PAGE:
COBIT Case Study: Blackboard Uses Powerful Tool to Navigate Change 



Experienced CIOs and emerging IT leaders are challenged by ever-increasing complexities in the technology and business environments. Leaders are faced with increasingly complex regulatory environments, mergers and acquisitions, and the challenge of IT assignments. Often these opportunities involve performing a structured assessment of the IT organization, its relationship to the business and the general effectiveness of its overall control environment. Savvy IT leaders find that arming themselves with a high-level knowledge of COBIT (Control Objectives for Information and related Technology) can be a powerful way to increase effectiveness, create strong relationships with external auditors and positively impact IT governance.


Blackboard Inc. (NASDAQ BBBB) is a leading provider of online education products and services with more than 2,400 clients in more than 60 countries. The company has more than 50 employees in offices in Washington DC, and Phoenix, Arizona, USA; Amsterdam, The Netherlands; and Japan. Its Blackboard Learning System is available in more than 11 languages and has more than 12 million active users. The company was named to the Computerworld Smithsonian Collection of Laureates for leadership in using IT to improve society.

Compliance with regulations such as the Sarbanes-Oxley Act, the PATRIOT Act, and the Payment Card Industry Data Security Standard affects the practices of new and long-established enterprises. Public and private companies often have complex, interdependent processes embedded into their operations, with equally complex IT systems running them. Start-up companies face the pressures of transforming informal business processes into structured, auditable processes in an environment of rapid growth. This is especially true when companies are positioning themselves to go public. In the midst of this change, IT leaders find themselves creating cross-department relationships with auditors, peers and the external board of directors. Having an effective framework for assessing effectiveness and risks of the IT department can be a powerful tool to assist in navigating change.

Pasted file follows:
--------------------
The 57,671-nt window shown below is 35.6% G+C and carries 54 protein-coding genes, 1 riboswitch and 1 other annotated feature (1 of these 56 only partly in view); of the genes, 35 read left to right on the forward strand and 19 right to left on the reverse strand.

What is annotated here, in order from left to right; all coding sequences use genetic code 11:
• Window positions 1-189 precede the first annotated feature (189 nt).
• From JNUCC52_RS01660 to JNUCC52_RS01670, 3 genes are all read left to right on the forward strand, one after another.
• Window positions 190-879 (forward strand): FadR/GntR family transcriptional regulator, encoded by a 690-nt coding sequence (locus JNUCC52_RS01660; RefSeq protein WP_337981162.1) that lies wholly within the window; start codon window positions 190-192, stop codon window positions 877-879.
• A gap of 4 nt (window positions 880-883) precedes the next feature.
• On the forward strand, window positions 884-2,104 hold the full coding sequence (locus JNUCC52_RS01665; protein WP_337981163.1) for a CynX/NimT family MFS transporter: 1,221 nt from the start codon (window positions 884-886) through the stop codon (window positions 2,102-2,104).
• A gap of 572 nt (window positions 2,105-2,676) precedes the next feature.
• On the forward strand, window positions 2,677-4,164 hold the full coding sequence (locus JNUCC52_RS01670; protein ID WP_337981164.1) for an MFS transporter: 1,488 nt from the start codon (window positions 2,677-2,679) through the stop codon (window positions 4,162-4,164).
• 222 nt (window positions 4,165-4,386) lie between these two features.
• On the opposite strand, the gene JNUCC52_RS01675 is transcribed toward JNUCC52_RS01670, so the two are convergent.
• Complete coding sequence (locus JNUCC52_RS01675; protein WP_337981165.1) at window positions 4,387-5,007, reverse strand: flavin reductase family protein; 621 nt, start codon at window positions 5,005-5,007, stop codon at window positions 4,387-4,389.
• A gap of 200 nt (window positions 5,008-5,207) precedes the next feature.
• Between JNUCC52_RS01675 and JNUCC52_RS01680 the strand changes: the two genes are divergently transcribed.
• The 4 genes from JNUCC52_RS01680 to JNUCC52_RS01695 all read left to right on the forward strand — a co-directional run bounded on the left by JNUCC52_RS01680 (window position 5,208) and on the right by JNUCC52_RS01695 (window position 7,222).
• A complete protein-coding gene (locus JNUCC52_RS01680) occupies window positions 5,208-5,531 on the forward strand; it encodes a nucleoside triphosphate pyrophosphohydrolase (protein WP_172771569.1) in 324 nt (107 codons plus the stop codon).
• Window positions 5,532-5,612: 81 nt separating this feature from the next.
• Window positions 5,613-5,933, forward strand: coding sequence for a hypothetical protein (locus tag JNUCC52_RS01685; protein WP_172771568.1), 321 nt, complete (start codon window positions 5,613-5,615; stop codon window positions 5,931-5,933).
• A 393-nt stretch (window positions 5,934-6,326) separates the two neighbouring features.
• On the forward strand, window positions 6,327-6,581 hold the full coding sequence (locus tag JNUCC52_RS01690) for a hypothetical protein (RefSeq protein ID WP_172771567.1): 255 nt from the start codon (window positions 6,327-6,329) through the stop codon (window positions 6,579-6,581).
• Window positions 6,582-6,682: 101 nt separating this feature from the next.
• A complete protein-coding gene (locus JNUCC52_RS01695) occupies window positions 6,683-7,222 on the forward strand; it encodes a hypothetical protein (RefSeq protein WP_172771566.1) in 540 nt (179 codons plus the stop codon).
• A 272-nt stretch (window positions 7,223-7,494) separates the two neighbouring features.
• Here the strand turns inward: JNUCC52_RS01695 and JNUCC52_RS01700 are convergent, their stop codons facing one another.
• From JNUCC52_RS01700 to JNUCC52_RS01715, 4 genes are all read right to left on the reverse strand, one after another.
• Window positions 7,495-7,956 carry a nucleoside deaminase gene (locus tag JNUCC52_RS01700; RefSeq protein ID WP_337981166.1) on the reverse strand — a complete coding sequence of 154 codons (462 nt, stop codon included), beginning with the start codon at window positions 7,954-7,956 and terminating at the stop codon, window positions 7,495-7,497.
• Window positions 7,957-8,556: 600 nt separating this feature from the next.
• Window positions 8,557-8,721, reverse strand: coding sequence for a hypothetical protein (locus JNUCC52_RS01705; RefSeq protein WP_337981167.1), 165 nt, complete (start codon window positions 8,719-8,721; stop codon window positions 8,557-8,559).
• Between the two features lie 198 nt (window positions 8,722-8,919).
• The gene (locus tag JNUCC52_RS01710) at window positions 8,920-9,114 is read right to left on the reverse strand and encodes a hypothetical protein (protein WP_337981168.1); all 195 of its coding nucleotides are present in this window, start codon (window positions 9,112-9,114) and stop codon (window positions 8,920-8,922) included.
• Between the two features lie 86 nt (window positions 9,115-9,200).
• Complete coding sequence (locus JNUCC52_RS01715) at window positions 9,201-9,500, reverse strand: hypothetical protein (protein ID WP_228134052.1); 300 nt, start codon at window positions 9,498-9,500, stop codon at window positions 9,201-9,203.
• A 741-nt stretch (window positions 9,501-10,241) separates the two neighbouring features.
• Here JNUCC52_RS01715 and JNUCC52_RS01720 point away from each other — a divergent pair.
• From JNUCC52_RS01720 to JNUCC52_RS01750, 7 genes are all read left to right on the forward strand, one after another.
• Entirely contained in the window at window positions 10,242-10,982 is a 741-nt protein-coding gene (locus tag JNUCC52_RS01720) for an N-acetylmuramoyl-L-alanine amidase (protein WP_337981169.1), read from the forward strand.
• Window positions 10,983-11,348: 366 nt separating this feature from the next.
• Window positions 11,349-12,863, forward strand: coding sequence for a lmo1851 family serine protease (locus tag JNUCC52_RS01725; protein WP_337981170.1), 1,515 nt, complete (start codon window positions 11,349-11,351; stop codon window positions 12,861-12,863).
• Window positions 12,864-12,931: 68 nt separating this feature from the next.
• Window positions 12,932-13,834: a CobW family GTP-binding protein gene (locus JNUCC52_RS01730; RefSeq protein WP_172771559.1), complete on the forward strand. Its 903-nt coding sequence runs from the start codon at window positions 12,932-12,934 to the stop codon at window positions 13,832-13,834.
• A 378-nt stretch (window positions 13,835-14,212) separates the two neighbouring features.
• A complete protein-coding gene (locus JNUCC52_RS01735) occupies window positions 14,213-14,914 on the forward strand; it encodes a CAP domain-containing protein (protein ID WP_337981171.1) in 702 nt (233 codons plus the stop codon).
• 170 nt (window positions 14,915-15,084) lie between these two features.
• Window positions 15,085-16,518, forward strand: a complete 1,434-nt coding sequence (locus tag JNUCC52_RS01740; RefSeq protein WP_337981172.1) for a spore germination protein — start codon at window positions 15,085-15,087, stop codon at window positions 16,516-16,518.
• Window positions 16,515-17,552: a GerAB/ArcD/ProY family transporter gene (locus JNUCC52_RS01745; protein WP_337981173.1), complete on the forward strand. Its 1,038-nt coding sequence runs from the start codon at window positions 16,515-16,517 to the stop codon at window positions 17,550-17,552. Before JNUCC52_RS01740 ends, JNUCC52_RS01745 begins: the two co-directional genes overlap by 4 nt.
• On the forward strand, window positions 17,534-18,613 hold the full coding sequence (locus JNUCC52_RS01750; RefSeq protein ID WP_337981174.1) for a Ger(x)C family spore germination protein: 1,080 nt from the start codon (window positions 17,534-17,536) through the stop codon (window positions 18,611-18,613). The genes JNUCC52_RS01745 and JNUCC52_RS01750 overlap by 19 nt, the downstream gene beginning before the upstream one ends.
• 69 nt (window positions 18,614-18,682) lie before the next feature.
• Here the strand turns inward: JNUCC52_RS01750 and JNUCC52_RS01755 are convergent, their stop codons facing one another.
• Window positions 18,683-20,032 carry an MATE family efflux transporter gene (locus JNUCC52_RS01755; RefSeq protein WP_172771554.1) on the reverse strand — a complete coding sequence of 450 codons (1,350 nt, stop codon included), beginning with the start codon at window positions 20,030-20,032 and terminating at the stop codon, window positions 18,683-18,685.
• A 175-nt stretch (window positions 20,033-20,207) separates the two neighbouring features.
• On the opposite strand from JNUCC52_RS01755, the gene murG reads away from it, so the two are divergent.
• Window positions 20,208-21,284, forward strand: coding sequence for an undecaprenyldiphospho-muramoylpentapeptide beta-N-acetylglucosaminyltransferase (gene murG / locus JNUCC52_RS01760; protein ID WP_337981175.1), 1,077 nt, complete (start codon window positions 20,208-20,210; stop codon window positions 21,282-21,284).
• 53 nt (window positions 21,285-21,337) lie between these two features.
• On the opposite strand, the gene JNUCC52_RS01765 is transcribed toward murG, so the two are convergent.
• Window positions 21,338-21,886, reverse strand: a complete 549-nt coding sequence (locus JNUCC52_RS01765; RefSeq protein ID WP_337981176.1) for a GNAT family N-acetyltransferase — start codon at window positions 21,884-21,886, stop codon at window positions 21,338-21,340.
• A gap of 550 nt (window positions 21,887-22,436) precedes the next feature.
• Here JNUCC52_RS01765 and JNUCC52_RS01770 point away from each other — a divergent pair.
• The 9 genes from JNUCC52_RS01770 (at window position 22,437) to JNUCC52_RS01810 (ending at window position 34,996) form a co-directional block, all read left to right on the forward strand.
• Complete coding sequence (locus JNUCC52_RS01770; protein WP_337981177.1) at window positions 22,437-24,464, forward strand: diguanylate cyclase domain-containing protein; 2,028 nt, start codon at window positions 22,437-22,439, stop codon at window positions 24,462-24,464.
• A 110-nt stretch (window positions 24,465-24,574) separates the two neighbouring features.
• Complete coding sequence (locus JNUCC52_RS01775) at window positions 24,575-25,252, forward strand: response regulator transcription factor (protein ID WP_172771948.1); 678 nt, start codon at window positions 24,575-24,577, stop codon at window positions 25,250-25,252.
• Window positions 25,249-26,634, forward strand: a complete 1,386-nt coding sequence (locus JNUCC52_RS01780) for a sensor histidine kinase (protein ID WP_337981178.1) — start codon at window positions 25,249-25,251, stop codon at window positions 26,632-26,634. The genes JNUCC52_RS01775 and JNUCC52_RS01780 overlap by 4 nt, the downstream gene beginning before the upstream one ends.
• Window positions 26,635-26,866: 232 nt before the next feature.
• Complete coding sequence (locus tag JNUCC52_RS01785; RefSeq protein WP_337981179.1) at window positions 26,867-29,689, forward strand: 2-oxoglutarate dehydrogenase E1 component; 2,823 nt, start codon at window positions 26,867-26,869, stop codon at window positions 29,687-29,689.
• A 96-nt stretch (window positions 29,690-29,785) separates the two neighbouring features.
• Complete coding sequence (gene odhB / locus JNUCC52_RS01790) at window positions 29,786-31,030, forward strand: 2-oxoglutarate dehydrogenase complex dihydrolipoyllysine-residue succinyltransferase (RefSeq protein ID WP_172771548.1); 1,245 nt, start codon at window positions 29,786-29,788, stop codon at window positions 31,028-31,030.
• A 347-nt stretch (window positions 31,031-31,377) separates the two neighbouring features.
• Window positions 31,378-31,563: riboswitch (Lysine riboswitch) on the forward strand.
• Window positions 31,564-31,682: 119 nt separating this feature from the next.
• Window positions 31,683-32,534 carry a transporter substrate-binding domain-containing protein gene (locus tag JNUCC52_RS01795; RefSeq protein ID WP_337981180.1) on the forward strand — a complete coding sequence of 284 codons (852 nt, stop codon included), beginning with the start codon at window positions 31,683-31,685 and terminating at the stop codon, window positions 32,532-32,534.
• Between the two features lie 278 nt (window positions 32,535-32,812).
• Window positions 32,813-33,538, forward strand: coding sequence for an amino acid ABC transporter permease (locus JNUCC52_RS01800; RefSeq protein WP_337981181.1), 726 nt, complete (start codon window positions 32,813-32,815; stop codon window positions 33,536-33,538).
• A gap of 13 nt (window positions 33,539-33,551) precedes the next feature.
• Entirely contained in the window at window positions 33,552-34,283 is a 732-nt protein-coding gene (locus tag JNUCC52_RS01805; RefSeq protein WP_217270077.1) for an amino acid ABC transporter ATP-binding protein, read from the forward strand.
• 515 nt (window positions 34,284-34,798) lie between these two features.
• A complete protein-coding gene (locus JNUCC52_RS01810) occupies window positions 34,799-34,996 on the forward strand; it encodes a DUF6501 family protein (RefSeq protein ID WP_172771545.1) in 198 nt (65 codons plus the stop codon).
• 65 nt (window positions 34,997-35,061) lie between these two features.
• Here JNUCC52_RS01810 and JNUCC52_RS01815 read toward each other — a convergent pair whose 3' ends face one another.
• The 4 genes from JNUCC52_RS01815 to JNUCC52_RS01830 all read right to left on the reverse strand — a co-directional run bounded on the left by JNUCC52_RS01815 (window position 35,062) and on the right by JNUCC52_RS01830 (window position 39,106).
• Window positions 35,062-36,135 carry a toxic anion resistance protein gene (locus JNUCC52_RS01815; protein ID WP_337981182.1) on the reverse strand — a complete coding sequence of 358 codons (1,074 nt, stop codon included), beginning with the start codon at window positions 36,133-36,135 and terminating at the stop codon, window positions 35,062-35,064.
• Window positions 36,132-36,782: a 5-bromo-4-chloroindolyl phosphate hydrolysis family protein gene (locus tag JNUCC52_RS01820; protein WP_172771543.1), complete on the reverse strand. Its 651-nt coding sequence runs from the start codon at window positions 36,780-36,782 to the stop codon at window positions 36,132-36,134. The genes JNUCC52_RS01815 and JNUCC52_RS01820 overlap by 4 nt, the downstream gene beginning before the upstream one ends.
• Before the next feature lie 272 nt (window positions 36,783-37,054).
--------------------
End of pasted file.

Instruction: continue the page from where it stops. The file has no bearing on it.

COBIT provides a rich framework for entity-level and general operational controls. The framework is organized by summary controls objectives, which then break out into detailed controls. IT leaders can leverage collections of controls and create checklists to assess current operations and incorporate them into due diligence activities.

Although in most cases it is unnecessary for CIOs to learn the full COBIT framework, a good portion of the overall IT enterprise can be assessed and governed under COBIT, as shown in figure 1. This high-level summary serves as the basis for Blackboard’s ongoing dialogue with external auditors around Sarbanes-Oxley compliance.

Entity-level Strategy, Relationships and Communications
Looking at strategy, relationships and communications, one can quickly recognize the key areas of IT relationships and governance that impact all IT operations across all industries. At the entity controls level, CIOs must constantly assess the overall relationships between IT and the business. The entity-level controls address issues such as how well the organization communicates with the business, as well as the process by which IT involves the business in developing the ongoing portfolio of IT projects through IT steering committees and other focus groups. It also addresses how effectively the external board of directors is kept aware of IT investments, as well as how the IT organization uses metrics to measure performance and value. By leveraging the high-level entity controls in combination with executive surveys, CIOs can gain insight into the overall enterprise relationship between IT and the business.